The purpose of this study was to examine the levels of pre-treatment opioid use as a predictor of success in a multidisciplinary pain center. Much of the research on chronic pain has demonstrated that multidisciplinary pain rehabilitation programs are beneficial and cost-effective for the reduction of pain and improvement of functional outcomes (Gatchel & Turk, 1999). However, the use of opioid medication to treat chronic pain is often a first and common intervention; although, its long-term effectiveness to manage pain remains controversial (Grady, Berkowitz, & Katz, 2011; Portenoy, 1996; Turk, 1996). Over the course of the last 5-10 years, a few studies have emerged examining if patients using opioids at the start of a multidisciplinary pain program achieve poorer outcomes in comparison to those who are not using opioids. Results have been variable across studies and specific measures. The majority of the studies examined opioid use as a dichotomous variable, use or no use, and all but one study mandated opioid withdrawal during treatment. The current study examined opioid use as a dichotomous use or no use variable but also divided patients into five subgroups in order to examine varying dosage levels on treatment outcome. Furthermore, the current study examined the effects of continued opioid use on outcomes across domains of functioning.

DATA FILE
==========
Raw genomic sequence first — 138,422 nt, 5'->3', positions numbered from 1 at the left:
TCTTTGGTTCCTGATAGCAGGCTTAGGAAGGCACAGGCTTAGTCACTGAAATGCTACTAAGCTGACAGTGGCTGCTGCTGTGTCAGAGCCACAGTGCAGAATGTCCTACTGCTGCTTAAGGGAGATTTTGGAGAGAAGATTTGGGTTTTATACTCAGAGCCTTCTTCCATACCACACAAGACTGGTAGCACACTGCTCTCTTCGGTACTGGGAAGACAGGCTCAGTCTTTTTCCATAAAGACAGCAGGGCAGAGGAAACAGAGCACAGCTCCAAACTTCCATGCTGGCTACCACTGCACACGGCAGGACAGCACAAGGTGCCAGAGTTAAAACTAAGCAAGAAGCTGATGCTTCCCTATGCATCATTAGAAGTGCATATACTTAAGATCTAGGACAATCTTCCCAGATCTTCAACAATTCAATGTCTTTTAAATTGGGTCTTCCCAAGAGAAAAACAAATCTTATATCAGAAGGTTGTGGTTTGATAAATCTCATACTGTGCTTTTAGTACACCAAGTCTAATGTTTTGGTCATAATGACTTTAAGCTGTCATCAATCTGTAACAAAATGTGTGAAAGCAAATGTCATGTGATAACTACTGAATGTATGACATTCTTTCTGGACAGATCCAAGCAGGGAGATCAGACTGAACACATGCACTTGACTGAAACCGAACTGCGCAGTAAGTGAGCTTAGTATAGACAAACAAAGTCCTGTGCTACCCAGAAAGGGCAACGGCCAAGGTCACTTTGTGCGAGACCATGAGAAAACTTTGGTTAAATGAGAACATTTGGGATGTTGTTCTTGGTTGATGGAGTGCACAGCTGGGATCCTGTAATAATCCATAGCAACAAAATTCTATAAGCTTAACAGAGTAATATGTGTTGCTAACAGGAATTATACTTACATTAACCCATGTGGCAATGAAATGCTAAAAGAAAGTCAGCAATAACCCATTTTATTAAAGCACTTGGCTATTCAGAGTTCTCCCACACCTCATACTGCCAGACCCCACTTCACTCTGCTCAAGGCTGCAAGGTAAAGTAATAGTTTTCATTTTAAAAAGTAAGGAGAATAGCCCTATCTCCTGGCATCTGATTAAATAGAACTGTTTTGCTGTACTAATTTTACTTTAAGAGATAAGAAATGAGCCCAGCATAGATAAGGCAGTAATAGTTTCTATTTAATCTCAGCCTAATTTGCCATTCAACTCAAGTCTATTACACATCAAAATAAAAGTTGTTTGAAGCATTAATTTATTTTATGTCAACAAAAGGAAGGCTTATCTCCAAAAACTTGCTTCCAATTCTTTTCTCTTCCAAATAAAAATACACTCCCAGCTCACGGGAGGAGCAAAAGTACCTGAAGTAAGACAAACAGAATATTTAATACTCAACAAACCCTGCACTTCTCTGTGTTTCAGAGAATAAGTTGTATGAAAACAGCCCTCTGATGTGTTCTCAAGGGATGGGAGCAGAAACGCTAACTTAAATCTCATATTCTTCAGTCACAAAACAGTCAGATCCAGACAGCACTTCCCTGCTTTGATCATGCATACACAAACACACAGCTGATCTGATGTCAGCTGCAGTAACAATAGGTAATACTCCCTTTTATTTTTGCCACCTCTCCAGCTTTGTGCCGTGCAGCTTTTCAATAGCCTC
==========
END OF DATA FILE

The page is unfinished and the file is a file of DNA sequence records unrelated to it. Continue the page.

The findings of this study demonstrated that participants who entered multidisciplinary chronic pain treatment on lower levels of opioids demonstrated greater improvement in depression compared to patients on higher levels of pre-treatment opioids. However, across all other measures, patients who reported pre-treatment opioid use showed similar benefits from multidisciplinary pain treatment compared to patients who reported no pre-treatment opioid use. Pre-treatment opioid use was found to be a successful predictor of post-treatment BDI, PASS, and PSEQ scores and those patients who decreased their opioid use during treatment demonstrated significantly greater improvement on measures of anxiety and self-efficacy compared to those who maintained their dosage. Additionally, it is important to note that opioid users did not report decreased pain levels or improved functioning at the start or end of treatment, which would have been expected for patients using opioids to control pain. Future recommendations include replicating the study within a larger and more diverse population, randomly assigning patients to opioid use conditions, and implementing objective measurements of current opioid use at the beginning of treatment and throughout the program.
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